There can be hundreds of compounds in your hard cider that create aromas and flavors. Esters are one of those. They are generally described as sweet or fruity. For example hexyl acetate is often thought to smell like apple. However, they can also be described as solvent, which could be ethyl acetate. Other esters can drive other aromas and flavors notes in your cider. As defined by Chris White and Jamil Zainasheff in their book Yeast (2010), esters are volatile compounds formed from an organic acid and an alcohol. Let’s explore in detail what that means.
Volatile: This doesn’t mean it loses it’s temper and gets mad easily. It means it is easy to evaporate. This is why you will tend to notice it in the aroma of your hard cider. It is more likely to evaporate and be picked up when you smell and taste the hard cider.
Organic Acid: Organic acids are generally defined as compounds with carbon and hydrogen bonds that are acidic in nature. Acidic means the pH is below 7.0 but most of the acid you see in cider will be even lower. Examples of familiar organic acids that are often found or used in hard cider, beer, and wine are lactic acid, malic acid, citric acid, acetic acid, and tartaric acid. However, there are a lot of other acids as well.
Alcohol: Generally, we are dealing with ethanol, which is the main alcohol produced during fermentation. However, a lot can be created from fusel alcohols which are also created during hard cider fermentation.
Therefore, esters are compounds formed by acids reacting with alcohol. This can occur during fermentation as well as afterward during the aging or maturation process. Your hard cider can be a living thing that evolves over time. That evolution can be a positive thing, especially if you maintain good sanitary practices, as chemical reactions continue throughout the life of your hard cider. However, it is dynamic and the sensory markers you have when a hard cider is a month old will generally be very different when it’s 6 months old.
I found a great graphic about esters from James Kennedy, a chemistry teacher in Australia. You can find this and other great chemistry information on his site here.
Yeast impact the amount and type of esters that are produced. That means that nutrients and temperature also impacts the esters being produced because they impact the yeast. There are a lot of articles stating how fermenting too hot or too cold or without proper nutrients will result if “off flavors” caused by the production of various esters and other compounds, see my tip on fusel alcohols. However, most of that assumes you are brewing beer or making wine (grapes) and are trying to replicate a specific style for the yeast you are using. For hard cider, there really are not many, if any, yeast that are made specifically for hard cider. Most yeast packaged as hard cider yeast are really wine yeast.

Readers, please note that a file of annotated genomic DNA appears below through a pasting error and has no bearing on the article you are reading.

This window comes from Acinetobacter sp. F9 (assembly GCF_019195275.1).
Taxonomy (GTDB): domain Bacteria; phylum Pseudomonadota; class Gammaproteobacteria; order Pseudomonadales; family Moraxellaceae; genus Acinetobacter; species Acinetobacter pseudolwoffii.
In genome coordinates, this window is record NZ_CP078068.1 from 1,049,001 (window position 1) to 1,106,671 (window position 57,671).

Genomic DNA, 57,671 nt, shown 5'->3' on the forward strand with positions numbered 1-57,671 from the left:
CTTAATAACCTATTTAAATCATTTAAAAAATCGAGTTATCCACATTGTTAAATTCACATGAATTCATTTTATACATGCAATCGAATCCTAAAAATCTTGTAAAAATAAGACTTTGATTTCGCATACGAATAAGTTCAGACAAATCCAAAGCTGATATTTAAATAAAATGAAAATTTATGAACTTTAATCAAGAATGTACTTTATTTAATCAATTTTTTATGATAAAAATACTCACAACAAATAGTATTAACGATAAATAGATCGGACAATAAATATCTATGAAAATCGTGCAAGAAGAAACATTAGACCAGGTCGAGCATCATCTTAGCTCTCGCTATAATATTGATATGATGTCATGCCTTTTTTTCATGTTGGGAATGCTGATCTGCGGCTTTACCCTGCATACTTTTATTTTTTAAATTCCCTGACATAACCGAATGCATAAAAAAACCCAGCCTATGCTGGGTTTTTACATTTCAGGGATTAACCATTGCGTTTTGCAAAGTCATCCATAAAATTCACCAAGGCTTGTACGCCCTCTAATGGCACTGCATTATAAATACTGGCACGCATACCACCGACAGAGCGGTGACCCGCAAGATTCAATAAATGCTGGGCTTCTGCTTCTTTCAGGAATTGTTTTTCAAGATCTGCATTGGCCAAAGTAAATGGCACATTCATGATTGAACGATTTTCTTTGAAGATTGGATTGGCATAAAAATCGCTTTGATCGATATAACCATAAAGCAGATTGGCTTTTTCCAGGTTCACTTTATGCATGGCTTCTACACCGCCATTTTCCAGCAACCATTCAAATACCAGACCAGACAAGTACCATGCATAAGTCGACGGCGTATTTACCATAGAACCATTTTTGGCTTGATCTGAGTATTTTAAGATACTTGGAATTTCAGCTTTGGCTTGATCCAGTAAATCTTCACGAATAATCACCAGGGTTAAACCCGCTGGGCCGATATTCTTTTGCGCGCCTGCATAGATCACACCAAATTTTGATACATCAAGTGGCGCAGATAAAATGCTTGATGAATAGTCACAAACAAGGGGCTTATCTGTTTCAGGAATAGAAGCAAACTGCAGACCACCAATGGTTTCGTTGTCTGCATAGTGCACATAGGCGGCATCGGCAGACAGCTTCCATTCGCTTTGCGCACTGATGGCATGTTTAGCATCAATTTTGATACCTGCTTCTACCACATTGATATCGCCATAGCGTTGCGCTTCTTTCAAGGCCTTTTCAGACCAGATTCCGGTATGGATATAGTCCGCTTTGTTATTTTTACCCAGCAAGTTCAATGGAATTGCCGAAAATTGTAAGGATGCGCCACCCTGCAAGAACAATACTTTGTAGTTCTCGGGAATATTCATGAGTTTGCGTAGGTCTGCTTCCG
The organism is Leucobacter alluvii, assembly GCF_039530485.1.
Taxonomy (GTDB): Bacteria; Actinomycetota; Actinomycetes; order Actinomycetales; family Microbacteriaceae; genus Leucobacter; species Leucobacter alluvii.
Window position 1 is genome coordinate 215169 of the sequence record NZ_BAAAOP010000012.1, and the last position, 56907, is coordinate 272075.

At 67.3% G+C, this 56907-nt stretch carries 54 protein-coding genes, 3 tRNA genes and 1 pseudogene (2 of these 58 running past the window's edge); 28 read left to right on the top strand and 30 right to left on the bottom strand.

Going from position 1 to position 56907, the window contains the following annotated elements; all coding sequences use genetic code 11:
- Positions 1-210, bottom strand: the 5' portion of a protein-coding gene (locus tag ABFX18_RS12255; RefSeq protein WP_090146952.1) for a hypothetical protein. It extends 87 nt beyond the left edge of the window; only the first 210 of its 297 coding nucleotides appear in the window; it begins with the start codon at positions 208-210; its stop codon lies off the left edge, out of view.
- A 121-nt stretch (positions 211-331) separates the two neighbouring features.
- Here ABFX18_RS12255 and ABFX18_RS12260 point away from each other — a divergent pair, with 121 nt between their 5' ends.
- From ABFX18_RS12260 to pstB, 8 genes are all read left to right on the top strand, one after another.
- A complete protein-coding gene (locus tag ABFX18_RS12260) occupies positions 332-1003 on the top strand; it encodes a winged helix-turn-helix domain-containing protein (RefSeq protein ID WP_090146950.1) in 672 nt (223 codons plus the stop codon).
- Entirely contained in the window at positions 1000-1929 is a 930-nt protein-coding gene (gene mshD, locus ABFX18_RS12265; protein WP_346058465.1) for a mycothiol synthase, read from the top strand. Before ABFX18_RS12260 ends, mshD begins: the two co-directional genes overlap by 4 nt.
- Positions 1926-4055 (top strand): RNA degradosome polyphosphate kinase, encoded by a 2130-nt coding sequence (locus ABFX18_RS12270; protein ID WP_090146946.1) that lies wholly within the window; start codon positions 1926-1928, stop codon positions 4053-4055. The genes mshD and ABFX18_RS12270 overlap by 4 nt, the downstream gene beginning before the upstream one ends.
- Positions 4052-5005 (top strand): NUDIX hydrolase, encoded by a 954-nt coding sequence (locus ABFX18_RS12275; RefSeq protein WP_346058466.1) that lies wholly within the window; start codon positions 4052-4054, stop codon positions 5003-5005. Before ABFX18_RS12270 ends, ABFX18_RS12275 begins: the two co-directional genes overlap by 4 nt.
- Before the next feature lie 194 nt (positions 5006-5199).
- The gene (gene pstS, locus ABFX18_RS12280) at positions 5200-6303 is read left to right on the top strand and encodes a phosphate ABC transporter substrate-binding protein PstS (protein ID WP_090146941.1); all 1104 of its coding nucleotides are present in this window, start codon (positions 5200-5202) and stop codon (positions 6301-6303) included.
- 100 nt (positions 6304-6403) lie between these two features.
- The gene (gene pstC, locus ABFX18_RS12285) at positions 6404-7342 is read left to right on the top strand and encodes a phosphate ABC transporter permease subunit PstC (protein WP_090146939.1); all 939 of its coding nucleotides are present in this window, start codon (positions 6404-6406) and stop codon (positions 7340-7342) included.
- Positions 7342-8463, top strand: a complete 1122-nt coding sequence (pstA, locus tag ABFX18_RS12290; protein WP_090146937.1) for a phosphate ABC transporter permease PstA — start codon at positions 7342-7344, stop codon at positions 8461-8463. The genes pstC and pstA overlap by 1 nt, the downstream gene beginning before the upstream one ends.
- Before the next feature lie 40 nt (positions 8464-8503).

This makes it challenging to define what an “off flavor” is. Generally, it would be a flavor that is outside of the expected results. If you are making an English Ale, there is an expectation for how it will smell and taste. If it doesn’t smell and taste that way, it has “off flavors”. The same would be for a wine. However, most labs making yeast aren’t developing cider specific cultures. There are not hundreds of years of selective cropping occurring like you find with brewer’s yeast. As a result, it’s really difficult to say whether the esters produced are truly “off flavor” or not. I suggest when talking about hard cider and the creation of esters and other aroma compounds, we talk about the types of flavors created and leave the consumer of the hard cider to decide if the aromas and flavors are “off”or not. However, knowing how esters are created does allow you to better target the flavors you desire.
Yeast and the fermentation process have a large impact on the creation of esters. This is because a common acid for ester production is acetyl-coenzyme A or acetyl-CoA. This along with fusel alcohols and various enzymes stimulate the production of esters. If the yeast have sufficient amounts of oxygen, it will use the available acetyl-CoA in the early stages of fermentation to directly produce sterols, which it needs to reproduce. If oxygen is limited in the early stage of fermentation, it will use the available acetyl-CoA to produce esters as it seeks to create the oxygen its needs. Maximizing oxygen in the must or juice, minimizing fusel alcohols, and reducing various enzymes will reduce esters production. Reversing that will maximize their production.
It is also interesting to assess how temperature impacts flavors. Generally, the warmer the fermentation, the more esters will be produced. However, most people who want a lot of fruity aromas in their hard cider or wine will ferment at lower temperatures. This seems opposite of what you should do. However, it is believed that lower fermentation temperatures create more fruity esters (citrus, apple, and such) while higher temperatures create esters with more floral aromas. The result may be that people are more attuned to the fruity aromas and view these positively, which accounts for the perception that cold fermentation is better for ester generation.
At the end of the day, I believe the best way to produce a hard cider that is to your desired flavor and aroma profile is consistency in process. For hard cider, it is less about always using the prescribed amount of nutrient or temperature. It is about consistency. You should seek to use a consistent apple base, nutrient level, temperature, and yeast culture to reproduce a hard cider. Varying these elements outside of ranges prescribed for beer or wine only make “off flavors” if they are flavors you don’t want. For me, that means experiment more and take even better notes.
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